Words matter to Roy Kearse. The author of “Poems from Recovery” chronicles his nearly 40-year journey from hardened criminal and drug addict to, as he puts it, “recovery and discovery.”
A lost youth since he first dabbled in drugs at the age of 13, Kearse became a full-blown addict to heroin by the time he was 15. After 13 trips to detox and an equal number of arrests, Kearse “hit rock bottom” on the roof of his mother’s house in a failed suicide attempt.
Today Kearse is Vice President of Recovery Services and Community Partnerships at Samaritan Daytop Village, the Briarwood headquarters of one of New York’s largest health and human services non-profit organizations.
“I was a full-blown knucklehead, I think that would adequately describe me,” Kearse said. “I was going through a constant revolving door of getting released from prison and going back to my community a high school dropout with no job. It would always lead me back to the criminal element and drugs.”
Kearse says it was 1980 when he “came out of the rain” and began to educate himself, first earning a GED and then a Bachelors Degree at York College in Jamaica and on the graduate school at Fordham.
“I wanted to be the first one from my family to ever earn a Master’s Degree but I needed help with the cost,” Kearse said. “I worked at a Jewish organization called The Educational Alliance on the Lower East Side and I wrote a letter to the board of directors and each of them put up a thousand dollars to send me to Fordham.”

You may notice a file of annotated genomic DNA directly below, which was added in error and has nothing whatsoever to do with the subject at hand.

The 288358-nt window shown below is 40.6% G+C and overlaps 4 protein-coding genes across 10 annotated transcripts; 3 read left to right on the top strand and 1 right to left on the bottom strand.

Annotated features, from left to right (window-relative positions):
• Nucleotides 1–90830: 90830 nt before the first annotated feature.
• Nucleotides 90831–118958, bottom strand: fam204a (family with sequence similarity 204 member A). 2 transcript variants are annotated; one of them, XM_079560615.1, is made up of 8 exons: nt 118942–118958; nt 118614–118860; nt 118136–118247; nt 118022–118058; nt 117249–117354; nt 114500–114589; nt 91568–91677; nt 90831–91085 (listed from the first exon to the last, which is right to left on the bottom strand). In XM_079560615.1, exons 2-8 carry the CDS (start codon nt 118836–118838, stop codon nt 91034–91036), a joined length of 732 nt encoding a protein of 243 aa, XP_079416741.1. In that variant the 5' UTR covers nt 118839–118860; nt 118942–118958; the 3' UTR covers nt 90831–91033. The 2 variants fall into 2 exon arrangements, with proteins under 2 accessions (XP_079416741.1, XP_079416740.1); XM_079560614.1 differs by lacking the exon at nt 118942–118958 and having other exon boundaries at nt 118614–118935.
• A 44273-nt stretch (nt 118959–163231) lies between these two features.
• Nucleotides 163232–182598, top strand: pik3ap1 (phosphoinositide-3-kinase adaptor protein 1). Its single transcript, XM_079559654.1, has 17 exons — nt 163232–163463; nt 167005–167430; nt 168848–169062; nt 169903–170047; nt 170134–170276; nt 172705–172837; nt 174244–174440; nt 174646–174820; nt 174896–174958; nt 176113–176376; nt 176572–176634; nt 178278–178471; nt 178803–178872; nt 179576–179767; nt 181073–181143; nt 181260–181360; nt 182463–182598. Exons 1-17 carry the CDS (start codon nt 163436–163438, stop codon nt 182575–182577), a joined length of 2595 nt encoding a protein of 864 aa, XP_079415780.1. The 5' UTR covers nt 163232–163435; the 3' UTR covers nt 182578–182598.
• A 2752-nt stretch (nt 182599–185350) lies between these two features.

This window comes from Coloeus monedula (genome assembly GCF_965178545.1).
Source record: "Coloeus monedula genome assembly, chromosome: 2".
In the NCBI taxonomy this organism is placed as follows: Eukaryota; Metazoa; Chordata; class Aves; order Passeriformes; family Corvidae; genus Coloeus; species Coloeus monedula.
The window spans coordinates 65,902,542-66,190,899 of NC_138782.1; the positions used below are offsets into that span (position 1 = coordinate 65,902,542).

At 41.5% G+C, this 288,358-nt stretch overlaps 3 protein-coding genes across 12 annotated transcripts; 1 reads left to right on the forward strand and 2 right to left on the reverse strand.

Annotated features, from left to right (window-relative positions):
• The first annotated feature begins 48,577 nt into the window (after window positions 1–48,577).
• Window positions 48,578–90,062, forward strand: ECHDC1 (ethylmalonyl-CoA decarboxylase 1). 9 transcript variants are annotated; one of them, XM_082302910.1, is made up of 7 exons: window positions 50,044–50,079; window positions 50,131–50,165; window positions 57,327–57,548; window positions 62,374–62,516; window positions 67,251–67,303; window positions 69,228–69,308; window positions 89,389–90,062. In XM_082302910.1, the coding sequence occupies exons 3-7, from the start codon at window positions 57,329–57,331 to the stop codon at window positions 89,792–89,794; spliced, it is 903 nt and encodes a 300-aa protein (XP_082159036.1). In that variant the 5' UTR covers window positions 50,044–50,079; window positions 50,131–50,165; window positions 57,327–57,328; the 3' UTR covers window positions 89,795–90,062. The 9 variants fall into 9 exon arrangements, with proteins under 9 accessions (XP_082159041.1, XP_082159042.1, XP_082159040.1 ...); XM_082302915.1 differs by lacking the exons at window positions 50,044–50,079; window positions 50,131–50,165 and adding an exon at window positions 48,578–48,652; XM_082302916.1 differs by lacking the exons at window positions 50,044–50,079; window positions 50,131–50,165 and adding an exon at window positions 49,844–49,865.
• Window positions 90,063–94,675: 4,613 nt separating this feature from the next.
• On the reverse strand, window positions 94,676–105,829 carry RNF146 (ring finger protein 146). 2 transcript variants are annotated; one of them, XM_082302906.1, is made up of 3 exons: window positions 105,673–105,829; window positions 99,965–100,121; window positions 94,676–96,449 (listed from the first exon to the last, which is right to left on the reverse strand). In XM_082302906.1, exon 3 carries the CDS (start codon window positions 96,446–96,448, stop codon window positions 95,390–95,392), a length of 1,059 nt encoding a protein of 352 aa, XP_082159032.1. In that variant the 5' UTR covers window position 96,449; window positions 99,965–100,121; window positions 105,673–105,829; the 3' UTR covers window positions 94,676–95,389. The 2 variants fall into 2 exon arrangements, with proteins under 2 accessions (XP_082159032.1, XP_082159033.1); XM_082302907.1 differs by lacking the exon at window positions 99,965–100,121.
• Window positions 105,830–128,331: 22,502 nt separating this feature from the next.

He continued to work for The Educational Alliance for years until the 9/11 attacks at the Twin Towers.
“Every day I would come off the F train at the East Broadway station and see those Twin Towers but that morning seeing them in flames, trying to help people who made it out and then the collapse,” Kearse paused. “Later I saw images of 9/11 on the news and I began crying. I realized I had been traumatized and had to relocate. So I left Manhattan for a job at Samaritan Daytop Village in Queens and I’ve been here for 18 years.”
Kearse attributes part of his success, and his own recovery, to the beautiful confluence of rhyme, meter and verse that is poetry. He has a poem for everything in his book, from his family, his faith, his work, his journey to recovery. In one poem called “The Path is Clear,” he writes:
Brothers and sisters, the path has not always been clear
Especially when we were living a life that we engulfed in fear.
The path was not clear the first time we got high
Waking up in a crazy fog and wondering why.
The path was not clear as we began to beg, borrow and steal
Doing anything to get the drug that would help us not to feel.
By opening our hearts and beginning to trust
We can truthfully say the worst is now behind us.
Now we can say the path is clear
Now we can say we have nothing to fear.
We have the ability to change the world one addict at a time
But to do that, recovery has to be about more than a rhyme.
It has to be more than just some well-meaning feeling
It has to, at its core, be all about the business of healing.
Kearse reads his poems to addicts in recovery, to prisoners, and to lawmakers in Albany.
“There is an opioid epidemic sweeping this country and addiction doesn’t discriminate,” Kearse said. “People pay attention when overdoses are up and crime is up and we end up taking a law enforcement approach but that solves nothing. “For almost 40 years I’ve been helping people recover and I don’t say that to self-aggrandize myself. My story is also a story of the hundreds of people who helped me, who gave me the resources for my recovery. I became educated, I work and pay taxes, I support my wonderful wife and five children. I contribute to society instead of languishing in jail. The key to turning this current crisis around is not just getting individuals sober, it’s to keep them sober so they can be part of the fabric of their community.”